Author Topic: Buying a house: how to estimate repair/upgrade cost?  (Read 785 times)

gergg

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Buying a house: how to estimate repair/upgrade cost?
« on: August 10, 2015, 12:07:55 PM »
I'm just starting the process of looking for a house to buy.  I'm having some trouble doing the mental gymnastics to figure out how much repairs/upgrades will cost - and therefore what I need to have available in cash after closing.  Obviously it's somewhat variable, but I just want to get in the ballpark.  Is there a chart or table somewhere to help with this?  Say I'm looking at a house and everything is fine but the carpet is gross, what does this cost? What if I need to redo a bathroom?  What if I want to rip out some wood paneling and put up drywall instead?

Thinkum

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Re: Buying a house: how to estimate repair/upgrade cost?
« Reply #1 on: August 10, 2015, 12:21:43 PM »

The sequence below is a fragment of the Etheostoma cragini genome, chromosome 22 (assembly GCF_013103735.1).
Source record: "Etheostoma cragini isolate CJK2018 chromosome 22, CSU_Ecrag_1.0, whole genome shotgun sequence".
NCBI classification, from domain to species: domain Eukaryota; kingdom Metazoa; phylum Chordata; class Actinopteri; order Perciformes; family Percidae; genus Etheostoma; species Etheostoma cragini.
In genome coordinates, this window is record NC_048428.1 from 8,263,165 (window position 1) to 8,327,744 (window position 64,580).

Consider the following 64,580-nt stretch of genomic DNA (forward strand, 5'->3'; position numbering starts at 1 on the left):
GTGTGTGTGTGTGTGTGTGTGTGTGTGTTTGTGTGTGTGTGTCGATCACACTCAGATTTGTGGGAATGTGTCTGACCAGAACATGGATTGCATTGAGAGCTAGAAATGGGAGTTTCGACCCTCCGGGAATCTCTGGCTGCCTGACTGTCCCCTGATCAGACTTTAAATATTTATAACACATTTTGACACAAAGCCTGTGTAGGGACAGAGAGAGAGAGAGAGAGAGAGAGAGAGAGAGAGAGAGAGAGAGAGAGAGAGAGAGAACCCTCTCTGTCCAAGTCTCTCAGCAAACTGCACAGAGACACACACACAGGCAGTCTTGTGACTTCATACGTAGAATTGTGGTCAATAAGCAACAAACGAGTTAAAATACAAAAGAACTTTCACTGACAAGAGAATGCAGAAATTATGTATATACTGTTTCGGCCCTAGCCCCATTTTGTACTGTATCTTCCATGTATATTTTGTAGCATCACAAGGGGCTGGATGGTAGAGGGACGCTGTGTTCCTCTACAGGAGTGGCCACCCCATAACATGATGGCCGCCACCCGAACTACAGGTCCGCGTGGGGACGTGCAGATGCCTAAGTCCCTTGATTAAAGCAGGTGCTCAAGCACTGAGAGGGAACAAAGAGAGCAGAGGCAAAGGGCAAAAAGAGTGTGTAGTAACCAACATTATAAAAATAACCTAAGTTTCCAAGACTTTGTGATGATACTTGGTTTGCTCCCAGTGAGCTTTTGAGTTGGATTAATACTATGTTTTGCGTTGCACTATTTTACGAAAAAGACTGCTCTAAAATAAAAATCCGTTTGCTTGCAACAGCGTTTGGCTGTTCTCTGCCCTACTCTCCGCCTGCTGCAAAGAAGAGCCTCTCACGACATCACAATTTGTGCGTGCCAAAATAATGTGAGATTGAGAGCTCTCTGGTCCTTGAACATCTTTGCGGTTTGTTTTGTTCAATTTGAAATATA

There are sites where you can punch in your zip code or state and get all the average costs for house repairs/upgrades. The most important thing you can do though is take your time and do your due diligence.

bobechs

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Re: Buying a house: how to estimate repair/upgrade cost?
« Reply #2 on: August 10, 2015, 02:55:44 PM »
It seems like what most residential buyers do is insist that the seller make the house 100% up to their standards, either by never looking at less than pristine listings or using the inspection and appraisal reports as leverage to demand repairs and upgrades.

Of course, they wind up paying a premium even if they think they are getting over with the second method.  The seller is not likely giving anything that he doesn't get back in purchase price if he can help it. I suppose they are willing to play it this way either because they don't know better or it is of paramount importance to them to roll the repairs into the mortgaged amount.

If you are authentically looking for a fixer-upper be aware that the seller may have built the expectation that you are going to demand perfection and has built the cost of add-on demands into the asking price.  In other words, you may wind up leaving money on the table.  Then again. maybe not.